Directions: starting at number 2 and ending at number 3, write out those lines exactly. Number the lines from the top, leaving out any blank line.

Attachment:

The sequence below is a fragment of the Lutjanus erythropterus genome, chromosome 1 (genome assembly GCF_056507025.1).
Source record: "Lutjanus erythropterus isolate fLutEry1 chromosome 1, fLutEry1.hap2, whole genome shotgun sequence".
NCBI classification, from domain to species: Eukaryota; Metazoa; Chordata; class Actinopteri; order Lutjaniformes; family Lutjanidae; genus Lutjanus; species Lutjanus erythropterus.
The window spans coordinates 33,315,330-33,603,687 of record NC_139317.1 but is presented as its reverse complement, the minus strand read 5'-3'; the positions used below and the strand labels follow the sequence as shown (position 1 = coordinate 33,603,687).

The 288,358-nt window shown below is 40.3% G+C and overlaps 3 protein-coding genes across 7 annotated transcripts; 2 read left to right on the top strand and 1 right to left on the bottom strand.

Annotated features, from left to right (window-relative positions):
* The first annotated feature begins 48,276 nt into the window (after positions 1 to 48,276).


Source record: "Lutjanus erythropterus isolate fLutEry1 chromosome 1, fLutEry1.hap2, whole genome shotgun sequence".
NCBI classification, from domain to species: Eukaryota; Metazoa; Chordata; class Actinopteri; order Lutjaniformes; family Lutjanidae; genus Lutjanus; species Lutjanus erythropterus.